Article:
The opinion of the court was delivered by: RICHEY
This action is again before the Court following the District of Columbia's withdrawal of its consent to a trial before Magistrate Dwyer. Although the Court is at a loss to understand the District's rationale for doing so, it appears that the District consistently opposes referral of matters to the Magistrates of this Court. Thus, the consent entered here ran contrary to the District's policy, and was withdrawn. The action is one for damages arising out of an automobile accident, alleged to have been the product of a faulty intersection signal.
At the most recent status call, the parties noted the existence of a potential jurisdictional problem. The defendant Baldwin has sought to file separate third-party complaints against the District under Fed. R. Civ. P. 14. The first seeks indemnification and/or contribution against any liability Baldwin might incur on the principal claim. The second seeks separate damages for Baldwin's own injuries. The problem, to the extent one exists, arises from the fact that the District of Columbia is not a "citizen" amenable to suit in a federal diversity action. See Long v. District of Columbia, 261 U.S. App. D.C. 1, 820 F.2d 409, 412-414 (D.C. Cir. 1987).
This complication moved the Court to seek briefing on the viability, in this lawsuit, of Baldwin's claims against the District. Specifically, the Court ordered Baldwin to show cause as to why her third-party complaints against the District should not be dismissed. The Court has considered Baldwin's response to this order, as well the District's reply. The Court concludes that Baldwin may maintain each of her two third-party complaints against the District in this action.
Although the Long court declined to elaborate upon the reasoning underlying this dicta, it undoubtedly concluded that such a third-party impleader action against the District would fall within the trial court's ancillary jurisdiction. See, e.g., Owen Equip. & Erection Co. v. Kroger, 437 U.S. 365, 57 L. Ed. 2d 274, 98 S. Ct. 2396 (1978)(discussion of concept of ancillary jurisdiction). Thus, by agreeing that Long controls Baldwin's claim for indemnity and/or contribution, the District implicitly concedes as well that her claim for such relief falls within this Court's ancillary jurisdiction.
This concession, however, also effectively disposes of the District's opposition to Baldwin's second claim, which, as noted above, seeks independent damages against the District for her own injuries. If, on the one hand, this Court's ancillary jurisdiction extends to Baldwin's claim for indemnification and/or contribution, despite the fact that the District is not suable in diversity, the District cannot, on the other hand, parlay this "immunity" into a bar to Baldwin's claim for her own damages arising out of the same transaction. The District's citation to Long's holding that the District is not suable in diversity is thus inapposite -- if this were a bar, the Court would lack ancillary jurisdiction over Baldwin's claim for indemnification and/or contribution as well.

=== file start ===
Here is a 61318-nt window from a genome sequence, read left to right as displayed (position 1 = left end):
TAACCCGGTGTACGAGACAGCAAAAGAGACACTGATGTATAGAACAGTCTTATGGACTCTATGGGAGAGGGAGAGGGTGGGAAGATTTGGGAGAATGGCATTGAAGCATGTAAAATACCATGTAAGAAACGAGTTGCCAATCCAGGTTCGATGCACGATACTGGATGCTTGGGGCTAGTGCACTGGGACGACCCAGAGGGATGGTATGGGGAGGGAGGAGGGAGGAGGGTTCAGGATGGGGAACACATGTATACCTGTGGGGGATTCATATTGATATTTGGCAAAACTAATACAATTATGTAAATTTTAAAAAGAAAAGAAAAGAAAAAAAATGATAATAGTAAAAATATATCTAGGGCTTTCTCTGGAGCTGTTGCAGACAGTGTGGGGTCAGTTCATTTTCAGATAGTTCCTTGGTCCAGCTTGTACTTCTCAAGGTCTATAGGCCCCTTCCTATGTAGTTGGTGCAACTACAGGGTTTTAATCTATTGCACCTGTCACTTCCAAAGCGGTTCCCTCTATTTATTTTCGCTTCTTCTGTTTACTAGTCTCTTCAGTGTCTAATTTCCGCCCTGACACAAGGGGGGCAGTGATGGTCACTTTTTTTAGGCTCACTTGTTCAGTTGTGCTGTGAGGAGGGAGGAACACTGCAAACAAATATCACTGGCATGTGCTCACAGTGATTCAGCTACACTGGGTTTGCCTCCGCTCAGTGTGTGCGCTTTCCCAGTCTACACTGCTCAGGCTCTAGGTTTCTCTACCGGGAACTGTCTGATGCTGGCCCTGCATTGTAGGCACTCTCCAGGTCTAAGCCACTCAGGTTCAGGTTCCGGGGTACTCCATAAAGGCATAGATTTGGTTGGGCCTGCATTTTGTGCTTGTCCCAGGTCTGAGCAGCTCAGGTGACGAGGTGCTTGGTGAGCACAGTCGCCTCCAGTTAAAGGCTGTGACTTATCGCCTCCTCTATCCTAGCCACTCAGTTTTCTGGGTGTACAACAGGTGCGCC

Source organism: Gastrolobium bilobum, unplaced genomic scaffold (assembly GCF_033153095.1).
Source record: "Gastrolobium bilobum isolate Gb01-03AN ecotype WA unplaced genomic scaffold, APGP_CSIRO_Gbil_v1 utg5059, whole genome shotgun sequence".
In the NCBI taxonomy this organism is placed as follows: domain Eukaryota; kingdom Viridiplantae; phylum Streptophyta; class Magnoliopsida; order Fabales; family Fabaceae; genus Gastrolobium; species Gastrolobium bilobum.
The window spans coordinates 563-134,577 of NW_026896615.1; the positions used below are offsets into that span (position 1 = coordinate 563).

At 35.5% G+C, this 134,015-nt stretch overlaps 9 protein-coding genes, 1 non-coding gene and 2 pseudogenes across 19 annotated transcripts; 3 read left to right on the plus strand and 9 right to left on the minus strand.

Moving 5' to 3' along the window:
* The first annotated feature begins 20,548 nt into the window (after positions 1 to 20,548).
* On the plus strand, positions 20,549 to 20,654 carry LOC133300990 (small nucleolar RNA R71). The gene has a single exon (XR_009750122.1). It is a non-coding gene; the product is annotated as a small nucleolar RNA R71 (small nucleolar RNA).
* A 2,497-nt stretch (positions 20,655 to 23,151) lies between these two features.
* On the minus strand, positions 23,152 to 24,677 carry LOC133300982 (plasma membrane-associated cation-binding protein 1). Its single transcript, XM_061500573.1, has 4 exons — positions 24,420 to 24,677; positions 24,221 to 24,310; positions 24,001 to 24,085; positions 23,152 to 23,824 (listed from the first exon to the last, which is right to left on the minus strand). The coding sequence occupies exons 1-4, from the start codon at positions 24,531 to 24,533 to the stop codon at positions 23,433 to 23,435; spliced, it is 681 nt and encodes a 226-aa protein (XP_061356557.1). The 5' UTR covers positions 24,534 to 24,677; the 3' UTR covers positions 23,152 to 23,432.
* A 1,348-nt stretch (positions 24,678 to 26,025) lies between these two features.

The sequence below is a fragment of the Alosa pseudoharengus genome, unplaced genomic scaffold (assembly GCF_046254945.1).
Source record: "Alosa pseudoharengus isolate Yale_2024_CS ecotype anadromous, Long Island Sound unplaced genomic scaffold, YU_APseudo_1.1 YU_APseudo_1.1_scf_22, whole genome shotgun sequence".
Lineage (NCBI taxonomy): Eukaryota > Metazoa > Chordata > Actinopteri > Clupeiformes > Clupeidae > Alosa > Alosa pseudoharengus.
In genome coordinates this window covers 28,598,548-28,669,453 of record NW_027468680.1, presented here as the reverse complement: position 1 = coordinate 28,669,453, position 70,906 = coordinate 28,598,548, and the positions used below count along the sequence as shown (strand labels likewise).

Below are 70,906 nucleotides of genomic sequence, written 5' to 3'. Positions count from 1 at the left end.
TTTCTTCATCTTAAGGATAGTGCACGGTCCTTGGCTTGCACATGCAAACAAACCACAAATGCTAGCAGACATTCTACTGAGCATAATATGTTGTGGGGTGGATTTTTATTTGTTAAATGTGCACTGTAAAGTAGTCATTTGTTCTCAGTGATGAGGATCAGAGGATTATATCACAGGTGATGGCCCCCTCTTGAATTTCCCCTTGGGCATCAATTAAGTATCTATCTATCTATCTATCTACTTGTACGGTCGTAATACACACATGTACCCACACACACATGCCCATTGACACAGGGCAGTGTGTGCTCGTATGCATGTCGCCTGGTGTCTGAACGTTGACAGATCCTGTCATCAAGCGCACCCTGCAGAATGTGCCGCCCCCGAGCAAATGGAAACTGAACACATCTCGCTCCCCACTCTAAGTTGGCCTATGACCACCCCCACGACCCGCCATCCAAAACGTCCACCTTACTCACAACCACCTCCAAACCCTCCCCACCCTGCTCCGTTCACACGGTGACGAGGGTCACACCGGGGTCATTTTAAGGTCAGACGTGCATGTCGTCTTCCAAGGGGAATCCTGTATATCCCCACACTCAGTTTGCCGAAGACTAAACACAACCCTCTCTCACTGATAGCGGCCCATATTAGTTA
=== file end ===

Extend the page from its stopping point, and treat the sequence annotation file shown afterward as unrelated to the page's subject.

It clearly does not; and the reasons supporting its jurisdiction over the indemnification claim are precisely those which establish the Court's ancillary jurisdiction over Baldwin's claim for damages.
Baldwin's claim for damages, as does her indemnification claim, arise out of the same nucleus of operative fact which caused Horton to file the complaint in the first place. Thus, all of the claims in this action involve the same Article III "case," so that the Court's exercise of ancillary jurisdiction does not run afoul of constitutional limitations. See Finley v. United States, 490 U.S. 545, 104 L. Ed. 2d 593, 109 S. Ct. 2003, 57 U.S.L.W. 4557-58 (1989)(nonfederal claim must arise from same constitutional "case" giving rise to federal claim in order for federal court to enjoy jurisdictional "power" over nonfederal claim); Mine Workers v. Gibbs, 383 U.S. 715, 725, 16 L. Ed. 2d 218, 86 S. Ct. 1130 (1966).
Moreover, as with Baldwin's indemnification claim, the "posture" of her nonfederal claim suggests that the exercise of ancillary jurisdiction would not run afoul of the diversity statute, 28 U.S.C. § 1332(a). See Kroger, 437 U.S. at 375-76. Baldwin did not commence this suit; Horton chose the federal forum at the outset of this litigation, and Baldwin should not be forced, merely by virtue of Horton's choice, to stomach the jurisdictional limits of this forum. Id. at 376. The very raison d'etre of ancillary jurisdiction is to permit the resolution of an entire, logically related lawsuit, so long as to do so does not run afoul of congressionally-imposed jurisdictional limits. The "posture" of the nonfederal claims in this case, unlike the "posture" of the plaintiff's claims in Kroger, makes clear to the Court that the assumption of ancillary jurisdiction over Baldwin's damages claim would subvert neither the intent of the diversity statute nor the holding of the Court of Appeals in Long.3
ORDER - June 7, 1989, Filed
In accordance with the Memorandum Opinion issued of even date herewith in the above-captioned matter, it is, by the Court, this 7th day of June, 1989,
ORDERED, that the defendant Baldwin's response to the Court's order to show cause as to why her complaints against the District of Columbia should not be dismissed shall be treated as a request for permission to join, pursuant to Fed. R. Civ. P. 18, her complaint for damages against the District of Columbia ...